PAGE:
Monday, January 9, 2012
My Prior Revision Attempts and The Wait
Until 2009, I'd always revised as I went. Of course, I mostly wrote short stories. In short stories it's easy to get away with revising as you go because, well, they're short. Until Nanowrimo 2009, I'd never managed to complete anything longer than a short story because, well, I was revising as I went. I'd write about one to three chapters, spend hours and weeks tweaking and perfecting them, get distracted and leave the piece alone - never to return.
So, in November of 2009, I managed to shut away that editor for a month and get my first major draft done. Something I'd never done before (though not from lack of trying).
So my first generality of revision for anything longer than ten pages is: do not revise as you go. It really, really doesn't work.
Which brings me to the first revision rule of thumb I've heard over and over - get some distance or "The Wait."
Getting distance from the first draft is suppose to be crucial to revision because I can come at my piece with less bias. The way to achieve this distance is with time - "The Wait." Let your book sit and stew for a while. Depending on who you ask, the time in "The Wait" varies, but going by another rule of thumb, it's about a month.
So upon completing my 2009 draft, I knew I needed "The Wait" to get some perspective, though I was itching to get my hands on the piece and get into it.
Well, I waited somewhere between four and six weeks, a little over a month. My enthusiasm for piece dwindled, but I was determined to work on it. So I tired. And I tired. And I rewrote Chapter One, and wondered if I needed to change main characters, and if I should really start at Chapter Four, and if I should pull all my hair out because my female protagonist was annoying...
Needless to say, I fell "out of love" with that book and shelved it.
Enter November 2010. I have a new idea based on some old characters. I get the draft down, and all the while I keep thinking, hey, I've really got something going here! This book is completely marketable, and it's new and interesting! But it's going to need some revision.
So I followed that rule of thumb, but thought, maybe I was a little too soon with 2009's novel, so I'm going to wait a little longer on this one. Get some more distance and perspective. Oh, let's say, three months! Because if one month is suppose to be good, then three months should be better!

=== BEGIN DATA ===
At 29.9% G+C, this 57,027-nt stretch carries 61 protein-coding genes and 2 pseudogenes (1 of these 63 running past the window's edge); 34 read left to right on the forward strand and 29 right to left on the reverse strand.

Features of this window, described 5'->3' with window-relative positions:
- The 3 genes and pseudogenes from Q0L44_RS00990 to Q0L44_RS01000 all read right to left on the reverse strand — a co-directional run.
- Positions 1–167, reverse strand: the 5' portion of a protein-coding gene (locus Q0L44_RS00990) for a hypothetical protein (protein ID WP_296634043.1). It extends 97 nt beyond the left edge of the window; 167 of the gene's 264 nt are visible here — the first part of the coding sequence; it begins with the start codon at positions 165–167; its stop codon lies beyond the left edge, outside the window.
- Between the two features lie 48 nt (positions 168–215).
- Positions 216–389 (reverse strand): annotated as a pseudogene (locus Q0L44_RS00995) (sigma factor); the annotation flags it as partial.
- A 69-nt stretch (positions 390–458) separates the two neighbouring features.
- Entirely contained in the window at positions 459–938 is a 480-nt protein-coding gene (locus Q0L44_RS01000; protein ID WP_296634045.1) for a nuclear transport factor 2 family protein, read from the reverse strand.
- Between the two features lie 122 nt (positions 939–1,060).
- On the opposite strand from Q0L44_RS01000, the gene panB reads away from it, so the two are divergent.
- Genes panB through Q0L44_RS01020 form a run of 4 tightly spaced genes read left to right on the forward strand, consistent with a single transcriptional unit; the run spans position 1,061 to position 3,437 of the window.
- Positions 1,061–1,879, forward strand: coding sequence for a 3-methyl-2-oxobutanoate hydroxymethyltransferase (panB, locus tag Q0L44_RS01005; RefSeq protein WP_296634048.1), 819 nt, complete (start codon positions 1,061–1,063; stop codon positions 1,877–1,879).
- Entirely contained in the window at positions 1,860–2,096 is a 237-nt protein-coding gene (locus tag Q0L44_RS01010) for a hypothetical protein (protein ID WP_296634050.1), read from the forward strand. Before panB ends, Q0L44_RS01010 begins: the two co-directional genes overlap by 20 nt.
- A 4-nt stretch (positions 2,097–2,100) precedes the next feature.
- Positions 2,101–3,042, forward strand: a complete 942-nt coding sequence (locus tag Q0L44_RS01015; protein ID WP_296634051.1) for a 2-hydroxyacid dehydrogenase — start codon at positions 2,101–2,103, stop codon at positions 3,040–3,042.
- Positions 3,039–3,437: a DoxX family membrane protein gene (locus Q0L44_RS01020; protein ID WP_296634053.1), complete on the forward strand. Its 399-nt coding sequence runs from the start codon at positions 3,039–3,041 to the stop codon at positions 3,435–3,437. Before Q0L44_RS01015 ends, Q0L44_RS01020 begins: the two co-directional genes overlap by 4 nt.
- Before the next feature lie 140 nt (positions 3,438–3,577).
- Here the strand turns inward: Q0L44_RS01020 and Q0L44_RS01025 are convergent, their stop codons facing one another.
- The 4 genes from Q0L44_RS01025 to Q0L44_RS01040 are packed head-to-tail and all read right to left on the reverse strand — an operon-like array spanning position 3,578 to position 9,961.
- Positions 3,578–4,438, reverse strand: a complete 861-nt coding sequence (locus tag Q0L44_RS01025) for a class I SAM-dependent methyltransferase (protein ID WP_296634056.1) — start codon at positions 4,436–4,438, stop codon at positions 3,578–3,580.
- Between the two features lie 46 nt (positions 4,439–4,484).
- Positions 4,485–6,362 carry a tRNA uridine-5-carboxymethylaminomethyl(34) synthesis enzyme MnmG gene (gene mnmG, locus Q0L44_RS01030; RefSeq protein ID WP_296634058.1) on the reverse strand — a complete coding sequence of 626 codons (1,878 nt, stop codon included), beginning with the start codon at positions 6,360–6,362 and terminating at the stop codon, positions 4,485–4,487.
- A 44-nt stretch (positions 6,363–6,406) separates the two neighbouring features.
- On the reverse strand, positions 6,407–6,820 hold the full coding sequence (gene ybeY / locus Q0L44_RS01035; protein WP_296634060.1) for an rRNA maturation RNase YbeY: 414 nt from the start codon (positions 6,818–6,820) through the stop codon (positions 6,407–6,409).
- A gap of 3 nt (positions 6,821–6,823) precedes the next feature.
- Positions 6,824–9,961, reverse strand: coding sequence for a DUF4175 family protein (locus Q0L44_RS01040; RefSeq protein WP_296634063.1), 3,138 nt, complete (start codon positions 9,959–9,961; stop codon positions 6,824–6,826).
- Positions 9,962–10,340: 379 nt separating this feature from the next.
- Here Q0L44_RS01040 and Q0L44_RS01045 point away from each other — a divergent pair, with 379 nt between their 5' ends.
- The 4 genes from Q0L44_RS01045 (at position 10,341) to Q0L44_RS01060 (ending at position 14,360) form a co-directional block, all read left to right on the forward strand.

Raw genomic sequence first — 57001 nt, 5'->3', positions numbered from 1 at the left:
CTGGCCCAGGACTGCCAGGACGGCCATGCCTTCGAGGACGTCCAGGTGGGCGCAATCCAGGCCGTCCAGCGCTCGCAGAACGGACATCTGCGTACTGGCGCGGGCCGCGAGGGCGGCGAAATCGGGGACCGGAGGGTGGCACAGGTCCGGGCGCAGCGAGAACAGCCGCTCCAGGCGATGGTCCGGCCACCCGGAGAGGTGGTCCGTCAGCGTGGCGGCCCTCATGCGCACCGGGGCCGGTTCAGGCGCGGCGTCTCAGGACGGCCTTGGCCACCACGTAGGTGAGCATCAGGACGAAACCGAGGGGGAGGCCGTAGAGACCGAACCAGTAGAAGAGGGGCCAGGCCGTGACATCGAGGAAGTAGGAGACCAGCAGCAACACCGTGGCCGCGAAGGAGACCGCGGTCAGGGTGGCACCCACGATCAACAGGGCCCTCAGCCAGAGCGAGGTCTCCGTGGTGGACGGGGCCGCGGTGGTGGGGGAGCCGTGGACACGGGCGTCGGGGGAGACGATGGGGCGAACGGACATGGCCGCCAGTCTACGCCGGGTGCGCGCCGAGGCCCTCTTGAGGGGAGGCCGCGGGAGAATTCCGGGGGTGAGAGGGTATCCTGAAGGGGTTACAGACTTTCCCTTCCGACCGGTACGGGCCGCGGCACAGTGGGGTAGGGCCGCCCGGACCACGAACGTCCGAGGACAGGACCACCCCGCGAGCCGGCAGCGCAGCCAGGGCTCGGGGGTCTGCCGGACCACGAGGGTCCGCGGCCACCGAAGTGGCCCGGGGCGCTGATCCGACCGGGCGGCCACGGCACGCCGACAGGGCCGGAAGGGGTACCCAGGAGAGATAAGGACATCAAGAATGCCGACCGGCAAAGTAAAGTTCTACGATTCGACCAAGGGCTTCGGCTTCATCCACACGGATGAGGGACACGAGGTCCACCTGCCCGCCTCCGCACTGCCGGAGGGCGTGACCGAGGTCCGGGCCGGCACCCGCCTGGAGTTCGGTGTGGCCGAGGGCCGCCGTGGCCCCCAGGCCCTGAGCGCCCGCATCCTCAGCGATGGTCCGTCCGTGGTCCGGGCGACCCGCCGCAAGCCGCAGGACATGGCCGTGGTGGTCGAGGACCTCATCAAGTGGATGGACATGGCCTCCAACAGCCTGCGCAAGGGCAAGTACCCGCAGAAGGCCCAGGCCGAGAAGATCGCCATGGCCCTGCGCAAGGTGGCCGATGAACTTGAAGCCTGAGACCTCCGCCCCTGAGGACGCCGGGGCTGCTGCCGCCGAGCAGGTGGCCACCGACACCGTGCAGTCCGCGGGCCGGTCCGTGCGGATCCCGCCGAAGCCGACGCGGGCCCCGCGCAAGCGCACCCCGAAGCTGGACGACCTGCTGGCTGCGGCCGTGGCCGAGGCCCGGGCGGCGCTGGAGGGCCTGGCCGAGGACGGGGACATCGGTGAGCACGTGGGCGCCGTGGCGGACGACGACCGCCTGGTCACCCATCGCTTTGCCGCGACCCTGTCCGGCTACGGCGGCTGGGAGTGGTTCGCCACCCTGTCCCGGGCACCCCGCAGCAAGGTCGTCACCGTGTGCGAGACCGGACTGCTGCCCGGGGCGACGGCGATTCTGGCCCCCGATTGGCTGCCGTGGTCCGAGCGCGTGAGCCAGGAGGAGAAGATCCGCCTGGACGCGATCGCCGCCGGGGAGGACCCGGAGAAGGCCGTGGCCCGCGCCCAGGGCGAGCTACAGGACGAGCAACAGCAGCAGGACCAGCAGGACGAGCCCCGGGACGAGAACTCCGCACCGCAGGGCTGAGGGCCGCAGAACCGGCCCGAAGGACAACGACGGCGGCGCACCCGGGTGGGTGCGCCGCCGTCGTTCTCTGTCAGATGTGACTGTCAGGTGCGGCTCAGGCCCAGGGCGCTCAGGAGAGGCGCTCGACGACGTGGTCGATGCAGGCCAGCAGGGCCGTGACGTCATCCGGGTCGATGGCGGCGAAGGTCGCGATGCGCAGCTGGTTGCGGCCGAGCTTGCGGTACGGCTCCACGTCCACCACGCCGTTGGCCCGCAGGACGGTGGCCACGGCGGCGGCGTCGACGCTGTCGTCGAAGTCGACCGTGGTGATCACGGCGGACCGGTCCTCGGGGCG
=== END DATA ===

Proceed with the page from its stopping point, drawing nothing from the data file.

I think I got as far as revising the first line, and that was about it.
Well, November 2011 is wrapping up and I'm really really itching to start revising - mostly because I wrote this entire book without knowing where it was going at all. So by the time I reached the end, I knew that the beginning was going to need work. And I was really curious to see if all these connections I thought I'd made really were as awesome as I thought they were!
But that little voice was telling me "you need to wait."
Then another voice was saying, "has waiting really helped you?" The answer - not really.
Well, I knew that the first thing I wanted to do was print the whole thing out (because I wanted to slash some of those scenes I knew where dragging on too long, or were totally useless, and basically, the first 30 pages). It would feel so wonderful just x-ing through pages! I mean that's revision right?
Well, my printing plans didn't go quite as quickly as I'd hoped. It took me two weeks to get the thing printed, and I think, that was the perfect amount of time for me. Which leads me to my thoughts on "The Wait."
Yes, we do need to distance ourselves from our work so we can come at it with fresh eyes. We need to forget the beginning so we can really see how it relates to the end, which is what "The Wait" does. But, how long we need to wait is going to vary. I think my earlier problems was I was waiting too long. I have a buzz, an energy after finishing a draft that keeps me involved in the story, and that by waiting, I was allowing other things to take control of that energy, so when I finally made it back to my writing, I'd lost interest. I really had fallen out of love with my piece. I need to keep that love to continue working.
So I'm going to venture out and say there shouldn't be any sort of set time for "The Wait," but should be like a weekend away from a lover - just long enough to miss it, but not long enough to forget. For me, that was two weeks. For some it could be two months, or even two years. But when you start to feel that spark for the book fade, that means you need to stop "Waiting" and start rewriting.